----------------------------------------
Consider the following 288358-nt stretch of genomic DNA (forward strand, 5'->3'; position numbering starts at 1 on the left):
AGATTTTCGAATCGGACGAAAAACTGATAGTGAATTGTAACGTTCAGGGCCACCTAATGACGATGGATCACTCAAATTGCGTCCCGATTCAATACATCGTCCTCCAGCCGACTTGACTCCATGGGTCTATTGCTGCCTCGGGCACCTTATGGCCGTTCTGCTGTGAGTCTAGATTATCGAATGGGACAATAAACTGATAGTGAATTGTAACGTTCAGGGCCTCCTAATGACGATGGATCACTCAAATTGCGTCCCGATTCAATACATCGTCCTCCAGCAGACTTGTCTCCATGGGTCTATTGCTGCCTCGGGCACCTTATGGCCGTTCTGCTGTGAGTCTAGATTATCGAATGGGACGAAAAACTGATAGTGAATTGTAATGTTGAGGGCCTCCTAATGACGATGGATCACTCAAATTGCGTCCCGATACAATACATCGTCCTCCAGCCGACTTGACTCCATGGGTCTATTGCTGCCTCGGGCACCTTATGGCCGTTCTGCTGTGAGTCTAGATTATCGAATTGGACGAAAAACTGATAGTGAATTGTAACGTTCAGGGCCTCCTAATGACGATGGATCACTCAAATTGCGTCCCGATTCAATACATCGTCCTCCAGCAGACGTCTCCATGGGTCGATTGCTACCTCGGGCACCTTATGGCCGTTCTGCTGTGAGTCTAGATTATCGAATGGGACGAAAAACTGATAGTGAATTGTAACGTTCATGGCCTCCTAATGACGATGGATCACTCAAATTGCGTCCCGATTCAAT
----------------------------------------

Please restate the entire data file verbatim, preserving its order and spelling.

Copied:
Consider the following 288358-nt stretch of genomic DNA (forward strand, 5'->3'; position numbering starts at 1 on the left):
AGATTTTCGAATCGGACGAAAAACTGATAGTGAATTGTAACGTTCAGGGCCACCTAATGACGATGGATCACTCAAATTGCGTCCCGATTCAATACATCGTCCTCCAGCCGACTTGACTCCATGGGTCTATTGCTGCCTCGGGCACCTTATGGCCGTTCTGCTGTGAGTCTAGATTATCGAATGGGACAATAAACTGATAGTGAATTGTAACGTTCAGGGCCTCCTAATGACGATGGATCACTCAAATTGCGTCCCGATTCAATACATCGTCCTCCAGCAGACTTGTCTCCATGGGTCTATTGCTGCCTCGGGCACCTTATGGCCGTTCTGCTGTGAGTCTAGATTATCGAATGGGACGAAAAACTGATAGTGAATTGTAATGTTGAGGGCCTCCTAATGACGATGGATCACTCAAATTGCGTCCCGATACAATACATCGTCCTCCAGCCGACTTGACTCCATGGGTCTATTGCTGCCTCGGGCACCTTATGGCCGTTCTGCTGTGAGTCTAGATTATCGAATTGGACGAAAAACTGATAGTGAATTGTAACGTTCAGGGCCTCCTAATGACGATGGATCACTCAAATTGCGTCCCGATTCAATACATCGTCCTCCAGCAGACGTCTCCATGGGTCGATTGCTACCTCGGGCACCTTATGGCCGTTCTGCTGTGAGTCTAGATTATCGAATGGGACGAAAAACTGATAGTGAATTGTAACGTTCATGGCCTCCTAATGACGATGGATCACTCAAATTGCGTCCCGATTCAAT